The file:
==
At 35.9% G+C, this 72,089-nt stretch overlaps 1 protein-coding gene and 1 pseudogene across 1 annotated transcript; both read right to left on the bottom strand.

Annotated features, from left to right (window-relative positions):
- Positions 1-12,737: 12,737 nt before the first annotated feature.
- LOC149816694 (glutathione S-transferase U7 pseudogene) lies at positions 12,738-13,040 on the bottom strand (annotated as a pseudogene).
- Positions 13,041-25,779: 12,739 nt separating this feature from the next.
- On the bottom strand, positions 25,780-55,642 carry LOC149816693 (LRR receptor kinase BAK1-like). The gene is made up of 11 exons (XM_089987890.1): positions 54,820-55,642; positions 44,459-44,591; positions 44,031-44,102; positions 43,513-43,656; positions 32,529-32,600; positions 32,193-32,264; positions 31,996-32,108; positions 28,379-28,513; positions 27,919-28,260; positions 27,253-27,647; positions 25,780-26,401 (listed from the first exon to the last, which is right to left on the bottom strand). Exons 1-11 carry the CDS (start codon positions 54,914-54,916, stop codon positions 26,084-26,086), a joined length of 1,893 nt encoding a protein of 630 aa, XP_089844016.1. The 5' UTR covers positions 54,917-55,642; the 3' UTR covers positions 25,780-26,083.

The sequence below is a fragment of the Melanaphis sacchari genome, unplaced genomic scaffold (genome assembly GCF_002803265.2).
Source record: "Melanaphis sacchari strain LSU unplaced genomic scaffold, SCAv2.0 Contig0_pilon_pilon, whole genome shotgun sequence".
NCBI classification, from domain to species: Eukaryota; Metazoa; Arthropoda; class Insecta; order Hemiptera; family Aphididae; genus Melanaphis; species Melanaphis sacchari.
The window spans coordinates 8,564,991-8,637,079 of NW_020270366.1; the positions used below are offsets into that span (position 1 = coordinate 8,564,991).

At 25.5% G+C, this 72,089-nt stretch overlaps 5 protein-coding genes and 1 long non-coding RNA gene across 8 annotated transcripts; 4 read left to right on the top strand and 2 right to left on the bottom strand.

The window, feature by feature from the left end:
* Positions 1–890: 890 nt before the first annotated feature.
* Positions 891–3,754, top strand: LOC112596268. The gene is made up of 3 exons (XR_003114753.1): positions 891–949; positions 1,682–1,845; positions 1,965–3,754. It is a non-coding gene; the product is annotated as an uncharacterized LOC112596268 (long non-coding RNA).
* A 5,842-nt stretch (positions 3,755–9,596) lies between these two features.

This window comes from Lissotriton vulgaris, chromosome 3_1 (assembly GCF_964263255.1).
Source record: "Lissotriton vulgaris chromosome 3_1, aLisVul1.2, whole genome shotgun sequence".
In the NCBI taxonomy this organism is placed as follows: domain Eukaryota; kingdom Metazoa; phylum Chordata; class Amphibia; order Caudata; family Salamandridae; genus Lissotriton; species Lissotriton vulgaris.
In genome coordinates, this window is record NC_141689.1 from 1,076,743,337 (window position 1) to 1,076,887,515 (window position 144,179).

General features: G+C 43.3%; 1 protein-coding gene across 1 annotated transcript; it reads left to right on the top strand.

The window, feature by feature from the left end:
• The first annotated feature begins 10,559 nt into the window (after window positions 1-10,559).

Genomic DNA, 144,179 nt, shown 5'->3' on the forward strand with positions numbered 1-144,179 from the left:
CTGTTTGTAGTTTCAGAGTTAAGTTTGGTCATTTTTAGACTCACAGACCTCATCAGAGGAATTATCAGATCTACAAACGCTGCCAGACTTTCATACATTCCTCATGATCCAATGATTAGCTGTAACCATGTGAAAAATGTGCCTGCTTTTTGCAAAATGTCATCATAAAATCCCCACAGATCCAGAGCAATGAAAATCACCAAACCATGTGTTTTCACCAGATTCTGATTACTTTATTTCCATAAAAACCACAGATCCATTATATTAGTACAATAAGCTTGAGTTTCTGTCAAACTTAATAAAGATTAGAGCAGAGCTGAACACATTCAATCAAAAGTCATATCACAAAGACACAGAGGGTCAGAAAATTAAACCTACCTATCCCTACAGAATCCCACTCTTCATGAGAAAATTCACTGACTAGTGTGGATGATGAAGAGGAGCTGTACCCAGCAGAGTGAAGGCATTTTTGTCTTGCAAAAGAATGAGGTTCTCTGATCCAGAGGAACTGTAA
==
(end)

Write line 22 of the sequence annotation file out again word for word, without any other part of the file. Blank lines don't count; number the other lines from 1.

• The first annotated feature begins 10,559 nt into the window (after window positions 1-10,559).